71. 71. Plan Heading Structure Early • Pages should be structured in a hierarchical manner; • Lower degree headings should be contained within headings of the next highest degree; 71 Web Accessibility Workshop
  72. 72. Using Headings Correctly • Do not use text formatting, such as font size or bold to give the visual appearance of headings - use actual heading (<h1> - <h6>) for all content headings; • Likewise, do not use headers to achieve visual results only; • Use the <strong> element instead of <bold> and the <em> element instead of <i> 72 Web Accessibility Workshop
  73. 73. Using Lists Correctly • HTML lists - <ul>, <ol>, and <dl> - also convey a hierarchical content structure <ul> <li>Coffee</li> <li>Tea</li> <li>Milk</li> </ul> 73 Web Accessibility Workshop
  74. 74. Consider Reading Order • Audio interfaces present content linearly to users, one item at a time; • Skimming through content using:  Links;  Headings;  WAI ARIA landmarks and page sections (<main>,<nav>, <header>, etc);  Paragraphs and page elements like <div>;  Other (tables, lists, buttons, forms, links, images, etc.) 74 Web Accessibility Workshop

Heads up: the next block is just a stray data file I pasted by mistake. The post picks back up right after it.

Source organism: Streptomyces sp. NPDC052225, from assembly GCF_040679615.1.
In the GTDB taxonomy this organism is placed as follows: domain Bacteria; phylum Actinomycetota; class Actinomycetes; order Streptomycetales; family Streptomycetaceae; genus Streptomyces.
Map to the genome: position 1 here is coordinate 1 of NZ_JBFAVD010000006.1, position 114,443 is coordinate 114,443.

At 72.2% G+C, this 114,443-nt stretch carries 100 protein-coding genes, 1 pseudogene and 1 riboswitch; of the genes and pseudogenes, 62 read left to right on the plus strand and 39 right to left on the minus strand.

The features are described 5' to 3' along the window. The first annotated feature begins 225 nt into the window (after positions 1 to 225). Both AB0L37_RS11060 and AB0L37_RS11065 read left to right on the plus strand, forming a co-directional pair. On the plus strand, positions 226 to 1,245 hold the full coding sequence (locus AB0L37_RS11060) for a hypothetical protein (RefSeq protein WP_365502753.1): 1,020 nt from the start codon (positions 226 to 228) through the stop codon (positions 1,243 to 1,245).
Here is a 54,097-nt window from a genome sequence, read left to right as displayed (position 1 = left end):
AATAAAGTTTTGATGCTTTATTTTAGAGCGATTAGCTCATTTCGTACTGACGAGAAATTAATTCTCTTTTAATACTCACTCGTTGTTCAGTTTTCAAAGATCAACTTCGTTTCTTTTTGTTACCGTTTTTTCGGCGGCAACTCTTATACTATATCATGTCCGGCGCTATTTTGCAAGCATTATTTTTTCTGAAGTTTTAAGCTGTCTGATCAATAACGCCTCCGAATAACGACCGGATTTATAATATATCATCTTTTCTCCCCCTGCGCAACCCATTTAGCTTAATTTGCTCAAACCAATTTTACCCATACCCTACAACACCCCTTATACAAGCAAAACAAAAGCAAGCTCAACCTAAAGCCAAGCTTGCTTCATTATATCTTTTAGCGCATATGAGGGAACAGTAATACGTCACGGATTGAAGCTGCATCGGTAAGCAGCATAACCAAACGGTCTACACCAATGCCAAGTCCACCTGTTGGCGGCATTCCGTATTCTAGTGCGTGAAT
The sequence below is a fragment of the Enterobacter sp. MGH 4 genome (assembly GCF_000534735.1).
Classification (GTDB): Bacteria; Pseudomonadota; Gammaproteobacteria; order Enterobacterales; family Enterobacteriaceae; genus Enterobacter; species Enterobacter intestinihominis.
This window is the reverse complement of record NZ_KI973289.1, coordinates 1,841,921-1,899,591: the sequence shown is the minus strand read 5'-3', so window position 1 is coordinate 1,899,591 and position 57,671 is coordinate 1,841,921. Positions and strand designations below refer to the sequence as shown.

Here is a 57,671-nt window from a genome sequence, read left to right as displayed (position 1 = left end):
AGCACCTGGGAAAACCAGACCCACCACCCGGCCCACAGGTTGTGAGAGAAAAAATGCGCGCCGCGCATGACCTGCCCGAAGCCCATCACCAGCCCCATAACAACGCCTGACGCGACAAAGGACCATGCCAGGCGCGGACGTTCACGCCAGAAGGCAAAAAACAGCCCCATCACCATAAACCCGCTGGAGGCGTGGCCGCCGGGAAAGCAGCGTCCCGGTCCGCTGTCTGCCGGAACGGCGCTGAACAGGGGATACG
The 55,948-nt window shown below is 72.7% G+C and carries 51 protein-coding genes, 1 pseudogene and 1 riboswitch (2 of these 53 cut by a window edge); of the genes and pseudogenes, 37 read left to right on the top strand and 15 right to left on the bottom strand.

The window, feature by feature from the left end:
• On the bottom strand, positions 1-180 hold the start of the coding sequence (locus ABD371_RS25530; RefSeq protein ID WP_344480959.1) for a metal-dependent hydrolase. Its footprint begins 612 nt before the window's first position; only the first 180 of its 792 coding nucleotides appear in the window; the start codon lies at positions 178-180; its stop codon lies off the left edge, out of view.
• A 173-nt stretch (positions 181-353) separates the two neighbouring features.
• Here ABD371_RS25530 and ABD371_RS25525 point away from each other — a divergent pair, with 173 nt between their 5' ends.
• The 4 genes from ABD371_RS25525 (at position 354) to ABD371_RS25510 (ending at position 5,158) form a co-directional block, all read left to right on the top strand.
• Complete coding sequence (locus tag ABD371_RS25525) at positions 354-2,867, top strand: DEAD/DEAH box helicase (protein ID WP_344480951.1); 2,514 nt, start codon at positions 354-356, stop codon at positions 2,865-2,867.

75. 75. Provide Good Contrast • Be especially careful with light shades of gray, orange, and yellow; • Grey text is almost not visible on yellow background and there are thousands of such combinations 75 Web Accessibility Workshop
  76. 76. Provide Good Contrast • Check your contrast levels with color contrast checker; • Level AA requires a contrast ratio of 4.5:1 for normal text and 3:1 for large text. • Level AAA requires a contrast ratio of 7:1 for normal text and 4.5:1 for large text. 76 Web Accessibility Workshop Color checker:
  77. 77. Use Alternative Text for Images • Adding alternative text to images is one of the easiest accessibility principles to learn and one of the hardest to master; • Alternative text may be provided in the alt attribute or in the surrounding context of the image; • Every image must have an alt attribute; 77 Web Accessibility Workshop